Preview of MLS Cup playoffs: Minnesota United


For the third year in a row, Minnesota United has reached the MLS Cup playoffs.

It took a Decision Day draw in the LA Galaxy to seal their fate, but now that they’re here, the Loons will seize their chances after reaching last season’s Western Conference final.

Here’s everything you need to know about Minnesota United ahead of the off – season – from tactics to key players and their chances of winning the grand prize.

After losing each of their four opening games by 10-3 overall results, there was a genuine fear that Minnesota would not only miss the playoffs, but end the bottom of the West altogether.

These fears turned out to be unfounded. The Loons then went on to lose just two of their next 17 games. Adrian Heath tightened up the back line, and the likes of Emanuel Reynoso and Franco Fragapane began to gel in the final third – the latter arriving in May.

Inconsistency meant that Minnesota could only manage a fifth place in the West, so at least they will not host either of their first two playoff games. But four points away against Sporting Kansas City and Galaxy in the last two regular season games showed exactly what this team can do at its best.

Heath is very defensive against his players. / Jay Biggerstaff-USA TODAY Sports

Minnesota is at its best in the final third where their creative pieces can begin to work. To get the most out of these players, Adrian Heath has a 4-2-3-1 system.

Romain Metanire gives offensive traction from the right back and is given more freedom by Chase Gasper being more defensive-minded on the other side. He often comes in to help form a back three with Michael Boxall and Bakaye Dibassy as the Loons move forward.

Wil Trapp and Ozzy Alonso are the most common pair at the double pivot. There are mobility problems with both, but plenty of ball safety, experience and positional knowledge. A full fit Hassani Dotson also does a lot to combat the slow legs in this area.

This whole setup is to get the very best out of Emanuel Reynoso – who is often named the best player in MLS by Heath – Franco Fragapane, Robin Lod and Adrien Hunou.

When in full swing, this front four is among the most dangerous in the league, with pace, creativity and dazzling movements. And if Heath would like to lock the game, Ethan Finlay is a more diligent option for locking large areas.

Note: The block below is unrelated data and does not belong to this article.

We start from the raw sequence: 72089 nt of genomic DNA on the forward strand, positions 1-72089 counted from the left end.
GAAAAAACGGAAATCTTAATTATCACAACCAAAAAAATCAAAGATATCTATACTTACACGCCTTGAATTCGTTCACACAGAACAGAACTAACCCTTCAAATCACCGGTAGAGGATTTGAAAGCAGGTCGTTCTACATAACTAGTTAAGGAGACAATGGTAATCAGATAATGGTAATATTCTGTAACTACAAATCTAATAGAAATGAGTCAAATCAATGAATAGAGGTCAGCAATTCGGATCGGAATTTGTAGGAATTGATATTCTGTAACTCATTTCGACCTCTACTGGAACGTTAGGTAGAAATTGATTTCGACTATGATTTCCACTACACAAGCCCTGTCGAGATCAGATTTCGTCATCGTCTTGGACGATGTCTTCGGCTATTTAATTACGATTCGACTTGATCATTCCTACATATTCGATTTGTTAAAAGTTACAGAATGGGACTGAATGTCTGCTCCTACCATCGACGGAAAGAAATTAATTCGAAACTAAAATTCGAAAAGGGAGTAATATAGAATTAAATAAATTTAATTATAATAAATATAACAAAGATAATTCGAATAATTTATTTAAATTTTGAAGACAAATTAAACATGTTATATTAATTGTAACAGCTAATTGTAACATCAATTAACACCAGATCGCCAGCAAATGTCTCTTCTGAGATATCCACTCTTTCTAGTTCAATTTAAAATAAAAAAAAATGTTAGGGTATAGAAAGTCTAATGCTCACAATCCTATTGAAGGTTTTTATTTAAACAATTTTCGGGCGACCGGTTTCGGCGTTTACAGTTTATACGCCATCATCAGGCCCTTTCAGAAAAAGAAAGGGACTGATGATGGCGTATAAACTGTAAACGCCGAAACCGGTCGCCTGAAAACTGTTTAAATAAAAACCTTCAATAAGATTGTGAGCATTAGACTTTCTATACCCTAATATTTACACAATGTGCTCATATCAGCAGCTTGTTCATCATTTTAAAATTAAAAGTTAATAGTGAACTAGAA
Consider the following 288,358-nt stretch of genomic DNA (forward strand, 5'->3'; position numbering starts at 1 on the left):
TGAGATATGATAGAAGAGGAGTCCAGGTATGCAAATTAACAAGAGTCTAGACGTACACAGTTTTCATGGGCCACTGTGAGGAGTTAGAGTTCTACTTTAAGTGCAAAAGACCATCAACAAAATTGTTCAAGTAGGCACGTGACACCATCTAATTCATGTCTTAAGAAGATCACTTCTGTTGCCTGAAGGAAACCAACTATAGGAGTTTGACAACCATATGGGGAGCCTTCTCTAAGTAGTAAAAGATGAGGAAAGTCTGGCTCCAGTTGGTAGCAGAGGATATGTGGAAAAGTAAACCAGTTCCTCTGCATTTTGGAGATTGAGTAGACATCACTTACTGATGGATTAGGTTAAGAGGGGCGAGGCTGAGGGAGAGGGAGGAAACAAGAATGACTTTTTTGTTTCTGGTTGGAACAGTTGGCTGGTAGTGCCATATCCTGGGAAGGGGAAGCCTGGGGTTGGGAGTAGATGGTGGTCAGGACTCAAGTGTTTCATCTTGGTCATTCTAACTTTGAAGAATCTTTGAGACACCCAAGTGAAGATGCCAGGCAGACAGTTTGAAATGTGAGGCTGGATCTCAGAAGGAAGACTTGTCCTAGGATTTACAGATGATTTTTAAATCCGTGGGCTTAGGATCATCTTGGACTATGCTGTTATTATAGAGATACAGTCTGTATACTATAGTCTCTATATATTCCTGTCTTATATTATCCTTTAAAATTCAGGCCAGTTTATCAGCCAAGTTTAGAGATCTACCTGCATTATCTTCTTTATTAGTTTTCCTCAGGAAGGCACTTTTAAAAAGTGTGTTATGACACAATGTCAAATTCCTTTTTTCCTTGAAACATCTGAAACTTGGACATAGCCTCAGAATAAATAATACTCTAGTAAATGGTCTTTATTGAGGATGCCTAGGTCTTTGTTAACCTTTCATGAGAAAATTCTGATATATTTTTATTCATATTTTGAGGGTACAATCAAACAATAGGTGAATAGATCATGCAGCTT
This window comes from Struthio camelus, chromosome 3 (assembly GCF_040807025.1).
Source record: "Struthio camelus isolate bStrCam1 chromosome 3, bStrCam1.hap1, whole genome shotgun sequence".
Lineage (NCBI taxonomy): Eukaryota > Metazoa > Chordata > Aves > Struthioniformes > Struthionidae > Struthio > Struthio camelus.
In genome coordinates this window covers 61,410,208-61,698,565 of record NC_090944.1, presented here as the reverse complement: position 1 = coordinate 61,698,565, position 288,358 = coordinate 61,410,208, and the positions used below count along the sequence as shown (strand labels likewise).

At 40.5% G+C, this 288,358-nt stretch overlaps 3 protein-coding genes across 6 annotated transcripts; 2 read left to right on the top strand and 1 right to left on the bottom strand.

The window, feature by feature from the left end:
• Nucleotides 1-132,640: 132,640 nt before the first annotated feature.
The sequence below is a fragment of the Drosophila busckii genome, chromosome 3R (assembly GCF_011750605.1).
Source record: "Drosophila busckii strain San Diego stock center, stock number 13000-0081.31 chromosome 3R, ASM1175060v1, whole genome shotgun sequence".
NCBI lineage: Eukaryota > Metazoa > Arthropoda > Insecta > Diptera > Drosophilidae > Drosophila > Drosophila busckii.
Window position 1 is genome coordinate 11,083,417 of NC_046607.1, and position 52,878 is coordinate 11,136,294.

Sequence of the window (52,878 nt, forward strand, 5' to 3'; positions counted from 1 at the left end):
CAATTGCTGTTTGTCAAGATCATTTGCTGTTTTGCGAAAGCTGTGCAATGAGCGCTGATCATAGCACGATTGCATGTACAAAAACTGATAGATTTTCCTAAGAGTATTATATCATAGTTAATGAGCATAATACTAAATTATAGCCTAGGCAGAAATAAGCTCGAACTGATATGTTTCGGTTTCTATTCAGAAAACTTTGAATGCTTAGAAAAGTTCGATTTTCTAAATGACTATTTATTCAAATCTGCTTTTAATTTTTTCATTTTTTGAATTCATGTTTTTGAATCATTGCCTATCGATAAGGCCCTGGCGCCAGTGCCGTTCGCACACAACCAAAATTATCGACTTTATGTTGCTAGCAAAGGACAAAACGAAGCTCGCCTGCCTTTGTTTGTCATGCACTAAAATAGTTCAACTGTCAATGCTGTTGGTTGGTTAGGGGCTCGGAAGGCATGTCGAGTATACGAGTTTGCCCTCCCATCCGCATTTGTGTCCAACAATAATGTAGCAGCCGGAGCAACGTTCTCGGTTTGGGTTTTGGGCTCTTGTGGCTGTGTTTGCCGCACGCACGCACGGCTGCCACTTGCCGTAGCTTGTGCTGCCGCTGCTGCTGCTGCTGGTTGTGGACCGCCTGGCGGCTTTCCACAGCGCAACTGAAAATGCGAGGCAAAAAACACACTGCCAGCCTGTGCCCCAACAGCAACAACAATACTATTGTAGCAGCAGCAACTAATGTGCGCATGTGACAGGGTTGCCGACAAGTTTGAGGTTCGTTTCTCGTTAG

Emanuel Reynoso

As mentioned, Heath believes that Reynoso is the best player in MLS. Even if it’s not really true, he’s up there.

The Argentine is a magician with the ball at his feet, who can share defense with laser-precise passes both on the ground or over the top, while he is almost impossible to get rid of when he gets on the dribble.

The only criticism of Reynoso is that he does not score enough goals, but when he does, they are usually meetings. “Bebelo” is without a doubt the key to Minnesota’s success or failure this off-season.

Standard MLS 2021 #golazo. This time a free kick goal from Minnesota United’s Emanuel Reynoso #MNUFC ???? ⚽️

– James Nalton (@JDNalton) May 9, 2021 Franco Fragapane

Some players take some time to adjust to MLS. Not Franco Fragapane. The Argentine winger arrived in May and hit the ground straight, with five goals and nine assists in 19 games.

Fragapane is fast and direct, but also has great passing ability in its cabinet, and can add variety to fixture deliveries if Heath wants a change from Reynoso. No one will enjoy defending themselves against Fragapane.

Robin Lod

There are those who believe that Lod is the least talented among Minnesota United’s forwards. That may be true on a technical level, but the Finnish national team player’s football IQ is through the roof, and only his versatility makes him an important part.

Pilot movement is among the best in MLS, always finding the right space or pulling out defenders to free up Reynoso and Co. He is also a plug-and-play option across the forward line for Heath, who can change the game from all angles. Do not sleep that Lod is Minnesota’s real hero after the season.

Can Minnesota United go all the way? | Matthew Burt

If the front line spins, Minnesota can fight all the way to the MLS Cup. But they face a real test away at the Portland Timbers in round one.

If there’s a weakness in this Minnesota team, it’s their pressing efficiency – the ability to turn pressure into turnovers in dangerous areas. Timbers are so direct and quick to bypass pressure, Loons can be on the hind foot and shorthanded in just a few passes.

They have already beaten Portland twice this season, but the Timbers are experts in knockout competition and can prove their point here,

Prediction: Round one

This website uses cookies to improve your experience. We'll assume you're ok with this, but you can opt-out if you wish. Accept Read More